Intercostal Muscles Anatomy: Origin, Insertion, Action, Innervation

Intercostal Muscles Anatomy Study: Origin, Insertion, Action and Innervation

Intercostal muscles anatomy.
Origin: From the first to the eleventh ribs, on the inner surface and inferior border, from the tubercles of the rib posteriorly to the costocartilage anteriorly.
Insertion: The rib immediately below the level of proximal attachment, on its superior surface.
Action: Draw adjacent ribs together, elevate and depress the ribs in inspiration
Innervation: Intercostal nerves, ventral rami of T1 through T11
Blood Supply: Intercostal arteries

For pain and symptom information see: Intercostal Muscles: Rib Pain and Breathing Difficulty

Primary Action of the Intercostal Muscles

1. Elevation of the ribs during respiration

Secondary Action of the Intercostal Muscles

1.  Assists with rotation of the trunk


Suggested Anatomy Books

Anatomy Coloring Book

coloring_bookThe Anatomy Coloring Book is one of the best study and reference books for beginning anatomy students. The diagrams are clearly labeled and allow you to see the relationship and placement of the various structures of the body. You will also be surprised how the act of coloring will help with recall. But this is not just a beginners book, it is also great for practitioners and therapists to have on hand to use with clients and patients to use as a visual reference.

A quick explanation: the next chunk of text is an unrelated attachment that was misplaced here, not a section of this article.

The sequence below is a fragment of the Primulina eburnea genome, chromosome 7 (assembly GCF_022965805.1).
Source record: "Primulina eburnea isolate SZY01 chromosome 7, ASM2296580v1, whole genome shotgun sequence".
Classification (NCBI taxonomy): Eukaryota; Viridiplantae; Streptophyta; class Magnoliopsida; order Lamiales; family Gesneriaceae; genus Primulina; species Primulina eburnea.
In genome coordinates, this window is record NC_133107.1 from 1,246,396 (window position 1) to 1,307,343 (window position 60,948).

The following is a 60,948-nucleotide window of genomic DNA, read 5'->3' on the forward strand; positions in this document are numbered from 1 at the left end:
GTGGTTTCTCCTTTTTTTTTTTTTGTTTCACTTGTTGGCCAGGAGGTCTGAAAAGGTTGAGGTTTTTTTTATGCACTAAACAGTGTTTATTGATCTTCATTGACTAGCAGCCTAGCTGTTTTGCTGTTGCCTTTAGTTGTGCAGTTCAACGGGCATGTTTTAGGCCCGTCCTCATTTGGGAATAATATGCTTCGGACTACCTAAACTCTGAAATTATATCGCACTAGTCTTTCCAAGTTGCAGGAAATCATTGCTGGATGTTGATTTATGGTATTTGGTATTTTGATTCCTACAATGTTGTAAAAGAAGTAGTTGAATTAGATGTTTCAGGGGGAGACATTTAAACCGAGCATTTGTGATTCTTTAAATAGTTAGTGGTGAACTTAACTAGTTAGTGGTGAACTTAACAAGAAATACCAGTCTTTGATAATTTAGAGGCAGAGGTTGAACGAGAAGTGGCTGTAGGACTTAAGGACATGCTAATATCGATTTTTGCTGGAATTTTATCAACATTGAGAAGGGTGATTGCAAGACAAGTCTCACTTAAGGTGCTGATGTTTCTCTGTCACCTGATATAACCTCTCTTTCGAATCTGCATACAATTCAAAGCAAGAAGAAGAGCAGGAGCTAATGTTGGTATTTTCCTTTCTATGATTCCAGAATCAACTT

Trail Guide to the Body

Trail Guide To The Body

 

The Trail Guide To The Body is another excellent book to help you learn the musculature of the human body. Though the book is geared toward massage therapists and physical therapist assistants, the book with its illustrations and text helps anyone gain a thorough understanding of the human musculoskeletal system and movement. I highly recommend this book for anyone studying anatomy and believe that MTs, PTAs, and teachers of body movements should have this book in their possession. I also highly recommend this book for the lay person who wants to gain understanding of the muscle, skeletal system and how our bodies move. This book will not disappoint!

 

References:

The Trigger Point Therapy Workbook – Claire Davies, Amber Davies, and David G. Simons

Basic Clinical Massage Therapy: Integrating Anatomy and Treatment – James H. Clay and David M. Pounds

Trigger Point Therapy for Myofascial Pain – Donna Finando and Steven Finando

Massage Therapy Principles and Practice – Susan Salvo

Theory & Practice of Therapeutic Massage – Mark Beck

 

 

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